When I gave up being a regular reader and collector of comics, by far the hardest regular read to give up was Hellblazer. In the time since, there have been various rumors of a a Hellblazer movie. Of course, that leads to the question of who would play the lead, John Constantine -- the trenchcoat clad, cocky, Cockney, anti-hero. The wife favors the idea of Ewan McGregor (of course the wife generally favors Ewan McGregor for most things), while I could see Jude Law doing the role justice.

Well, a script has been written, and it looks to be in pre-production (August 21) with this plot

Title: Constantine
Log Line: A man who dabbles in the occult teams with a female police officer to fight evil forces, after her twin sister dies in a mysterious suicide.

The female police officer looks to be played by the always watchable Rachel Weisz. The apparent lead though, is hard to stomach:

Keanu Reeves.


I'll spare you the obligatory "dude" line. This is just wrong. I live in mortal fear of Reeves even trying to do an English accent, actually any accent from Reeves would immediately rank amongst the worst of all time -- thinking of Tom Cruise's "Irish" brogue in Far and Away, or worse, Kevin Costner in Robin Hood, Prince of Thieves.

The horror... The horror.

Coupling Review and Thoughts

So, getting back to Thursday's topic -- the Americanized/NBC Coupling.

Well, I'm going to give the NBC Coupling a chance, if for no other reason, then the wife has decided to give it a chance, so it will be on anyways.

Seriously, the problem with the pilot, was indeed an issue of cramming too much into a smaller time frame. The pilot was almost word for word what was in the BBC pilot. The problem is cramming roughly 30 minutes into 22-23 minutes with very little dialogue actually cut. This makes it extremely difficult to give effective delivery of the lines other than in a rushed way that piles on top of the last line. This results in stilted talking, that has no feel for a real conversation with pauses and facial expressions when every character is always talking (when the camera is on them).

This point was driven home painfully by watching the BBC version right afterwards. There were these nifty things called -- pauses -- between lines. Where it actually appeared that one character actually heard what the other said before saying anything.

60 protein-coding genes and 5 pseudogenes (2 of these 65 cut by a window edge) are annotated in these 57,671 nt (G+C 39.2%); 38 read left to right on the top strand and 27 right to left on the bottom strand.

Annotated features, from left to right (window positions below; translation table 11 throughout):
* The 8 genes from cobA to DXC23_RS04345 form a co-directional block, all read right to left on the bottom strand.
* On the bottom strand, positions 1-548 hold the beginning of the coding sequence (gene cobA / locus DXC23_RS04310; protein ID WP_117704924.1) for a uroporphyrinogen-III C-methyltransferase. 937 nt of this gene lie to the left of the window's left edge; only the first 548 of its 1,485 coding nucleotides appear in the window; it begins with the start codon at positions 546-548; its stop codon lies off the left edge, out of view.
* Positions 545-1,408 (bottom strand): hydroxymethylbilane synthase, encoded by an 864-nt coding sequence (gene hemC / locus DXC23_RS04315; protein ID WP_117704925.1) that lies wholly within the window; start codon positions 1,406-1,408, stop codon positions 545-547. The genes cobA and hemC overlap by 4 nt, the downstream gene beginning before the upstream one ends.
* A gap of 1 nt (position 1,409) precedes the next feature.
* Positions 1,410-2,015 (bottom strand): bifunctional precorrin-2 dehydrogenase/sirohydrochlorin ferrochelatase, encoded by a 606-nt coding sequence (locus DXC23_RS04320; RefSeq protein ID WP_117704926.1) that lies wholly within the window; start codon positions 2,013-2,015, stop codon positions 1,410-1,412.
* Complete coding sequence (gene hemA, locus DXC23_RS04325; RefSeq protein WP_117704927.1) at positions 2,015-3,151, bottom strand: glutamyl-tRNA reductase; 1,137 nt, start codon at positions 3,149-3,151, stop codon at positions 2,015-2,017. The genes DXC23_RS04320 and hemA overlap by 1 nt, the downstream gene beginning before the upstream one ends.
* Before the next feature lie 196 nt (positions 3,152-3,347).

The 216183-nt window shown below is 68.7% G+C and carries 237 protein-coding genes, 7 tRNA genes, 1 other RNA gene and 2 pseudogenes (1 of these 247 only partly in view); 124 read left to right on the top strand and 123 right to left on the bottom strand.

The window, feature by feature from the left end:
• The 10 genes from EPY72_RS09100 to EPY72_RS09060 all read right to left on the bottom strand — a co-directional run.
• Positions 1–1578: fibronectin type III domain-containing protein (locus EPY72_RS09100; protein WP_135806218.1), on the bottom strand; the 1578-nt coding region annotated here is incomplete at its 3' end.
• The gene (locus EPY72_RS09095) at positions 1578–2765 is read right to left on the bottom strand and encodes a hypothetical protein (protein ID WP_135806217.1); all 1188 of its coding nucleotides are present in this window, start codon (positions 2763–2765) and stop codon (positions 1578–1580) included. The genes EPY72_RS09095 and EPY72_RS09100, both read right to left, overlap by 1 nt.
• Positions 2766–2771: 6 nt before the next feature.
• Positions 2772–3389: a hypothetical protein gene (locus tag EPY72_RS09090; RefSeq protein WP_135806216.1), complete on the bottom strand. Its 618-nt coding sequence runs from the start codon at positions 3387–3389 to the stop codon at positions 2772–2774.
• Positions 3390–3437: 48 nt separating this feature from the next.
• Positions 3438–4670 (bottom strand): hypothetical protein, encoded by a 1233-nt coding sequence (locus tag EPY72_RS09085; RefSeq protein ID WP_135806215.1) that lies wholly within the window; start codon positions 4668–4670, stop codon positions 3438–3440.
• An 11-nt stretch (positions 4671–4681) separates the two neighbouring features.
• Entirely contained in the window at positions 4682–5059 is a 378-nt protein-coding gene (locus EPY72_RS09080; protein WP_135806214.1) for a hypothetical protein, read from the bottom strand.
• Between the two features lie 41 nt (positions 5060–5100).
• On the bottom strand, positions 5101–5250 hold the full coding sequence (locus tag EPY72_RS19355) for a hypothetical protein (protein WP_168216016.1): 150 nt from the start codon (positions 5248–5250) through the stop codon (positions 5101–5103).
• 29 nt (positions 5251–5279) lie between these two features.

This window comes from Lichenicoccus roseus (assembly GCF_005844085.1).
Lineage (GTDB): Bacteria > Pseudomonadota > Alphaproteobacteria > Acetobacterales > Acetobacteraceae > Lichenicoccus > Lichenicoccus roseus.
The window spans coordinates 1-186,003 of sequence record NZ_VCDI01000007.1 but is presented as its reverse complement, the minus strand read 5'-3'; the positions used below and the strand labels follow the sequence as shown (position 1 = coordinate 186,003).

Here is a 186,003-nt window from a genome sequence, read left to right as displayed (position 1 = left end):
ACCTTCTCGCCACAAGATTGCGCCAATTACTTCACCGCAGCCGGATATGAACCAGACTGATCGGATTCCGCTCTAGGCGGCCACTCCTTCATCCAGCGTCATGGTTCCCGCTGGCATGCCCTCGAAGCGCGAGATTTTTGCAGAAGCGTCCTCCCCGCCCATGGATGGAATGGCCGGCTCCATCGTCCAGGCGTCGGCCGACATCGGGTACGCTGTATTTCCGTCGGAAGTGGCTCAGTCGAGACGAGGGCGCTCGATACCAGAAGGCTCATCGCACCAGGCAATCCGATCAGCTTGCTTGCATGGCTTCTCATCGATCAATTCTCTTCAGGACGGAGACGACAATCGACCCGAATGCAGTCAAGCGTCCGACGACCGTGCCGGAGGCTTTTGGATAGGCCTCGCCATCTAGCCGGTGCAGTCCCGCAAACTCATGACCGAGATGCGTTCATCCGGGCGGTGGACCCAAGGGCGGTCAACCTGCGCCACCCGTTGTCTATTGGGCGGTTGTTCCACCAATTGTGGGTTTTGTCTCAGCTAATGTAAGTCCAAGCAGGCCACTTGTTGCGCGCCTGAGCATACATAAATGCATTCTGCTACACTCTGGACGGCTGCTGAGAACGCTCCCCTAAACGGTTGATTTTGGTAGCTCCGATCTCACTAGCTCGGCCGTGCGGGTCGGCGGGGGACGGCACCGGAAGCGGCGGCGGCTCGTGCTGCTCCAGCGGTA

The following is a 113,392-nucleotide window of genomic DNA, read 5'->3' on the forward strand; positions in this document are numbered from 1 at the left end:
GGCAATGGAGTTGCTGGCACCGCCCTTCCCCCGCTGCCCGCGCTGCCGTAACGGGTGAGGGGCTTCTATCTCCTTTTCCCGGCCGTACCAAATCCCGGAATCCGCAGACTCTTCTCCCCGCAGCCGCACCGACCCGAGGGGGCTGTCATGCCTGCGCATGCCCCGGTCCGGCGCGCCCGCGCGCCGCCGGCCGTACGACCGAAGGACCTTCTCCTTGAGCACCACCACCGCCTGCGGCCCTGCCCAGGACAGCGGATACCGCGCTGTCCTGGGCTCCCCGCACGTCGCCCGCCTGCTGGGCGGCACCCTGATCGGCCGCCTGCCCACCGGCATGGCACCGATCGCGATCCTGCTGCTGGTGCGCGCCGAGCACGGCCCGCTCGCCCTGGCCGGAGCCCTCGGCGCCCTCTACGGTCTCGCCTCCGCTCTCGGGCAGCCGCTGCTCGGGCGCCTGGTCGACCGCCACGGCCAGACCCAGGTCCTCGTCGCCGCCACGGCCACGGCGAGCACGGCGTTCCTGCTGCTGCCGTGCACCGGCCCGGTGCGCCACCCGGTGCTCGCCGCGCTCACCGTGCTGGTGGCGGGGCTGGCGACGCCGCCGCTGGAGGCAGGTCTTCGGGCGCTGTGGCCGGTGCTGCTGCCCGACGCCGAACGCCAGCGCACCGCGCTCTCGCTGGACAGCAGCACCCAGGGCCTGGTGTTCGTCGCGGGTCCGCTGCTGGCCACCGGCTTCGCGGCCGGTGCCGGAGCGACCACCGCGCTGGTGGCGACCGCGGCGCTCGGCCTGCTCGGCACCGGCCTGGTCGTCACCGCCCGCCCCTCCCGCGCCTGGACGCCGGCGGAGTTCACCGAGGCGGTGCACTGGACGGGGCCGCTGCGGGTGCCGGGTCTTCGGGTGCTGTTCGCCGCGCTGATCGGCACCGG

Pat made a point as to the quality of the actors. I'll disagree with him as to Rena Sofer (who plays "Susan"). I've liked her since her co-starring role in the short-lived SciFi Channel show, The Chronicle. I think she can pull it off, if they give the actors a chance to do something other than the rapid firing of their lines.

Sonya Walger ("Sally") was practically invisible in the first episode, so I don't know if she's any good or not. As was Colin Ferguson ("Patrick").

Jay Harrington ("Steve") seems almost like a blank slate at the moment -- he needs some personality fast. He's got a tough role because his British counterpart (Jack Davenport) was so good at conveying his emotions -- generally a sense of helplessness against his hormones and others.

Lindsay Price ("Jane") seems to have grasped the role right away -- slightly ditzy, sexually adventurous, and just conveys a lot of light fun.

Chirs Moynihan ("Jeff") (and you would think a solid partisan like Pat would get behind any Moynihan), has the most difficult and seems most lost at the moment. Jeff's character is the guy with all of the theories, ideas and concepts about sex, relationships and women -- but none of the experience. Why? Because he is so neurotic that he does and says things that seem to come from no where. There is also the expectations of the character after the amazing job done by Ben Miles. On the Coupling, Season One DVD there are cast interviews which quickly makes clear how big a role Ben Miles had in shaping the character -- beyond his mere delivery of the lines. He really helped to develop and create the character of "Jeff." Ultimately this uniqueness of the BBC "Jeff" may be what dooms the NBC version.

If I was feeling suitably pretentious and academic I might delve into the inherent Freudian symbolism of the three male characters -- Patrick, Steve and Jeff as Id, Ego and Superego -- not to mention how the animus compares with the anima. Forget it.

Recap on the Personal Side

Blogging has been very light lately. Several reasons for that.

1) It isn't as bad as it seems, if you take into account my blogging over at Pitt Sports Blather.

2) I've been in a bit of a blog funk lately -- not a lot I'm seeing that motivates me to post.

3) Angie has a cold. She came down with it last Wednesday. Meaning she needs lots of extra attention and nose wiping. It's one of those sniffly jobs, that has a lot of clear snot all the time, and a periodic cough that sounds like gurgling because of all the fluid. She's getting better, but...

4) The wife now has the cold. This leaves me the only one to go run some errands, and I was needed all weekend to help keep the kid from wreaking total chaos.

Insert obligatory, overly cute photo of daughter.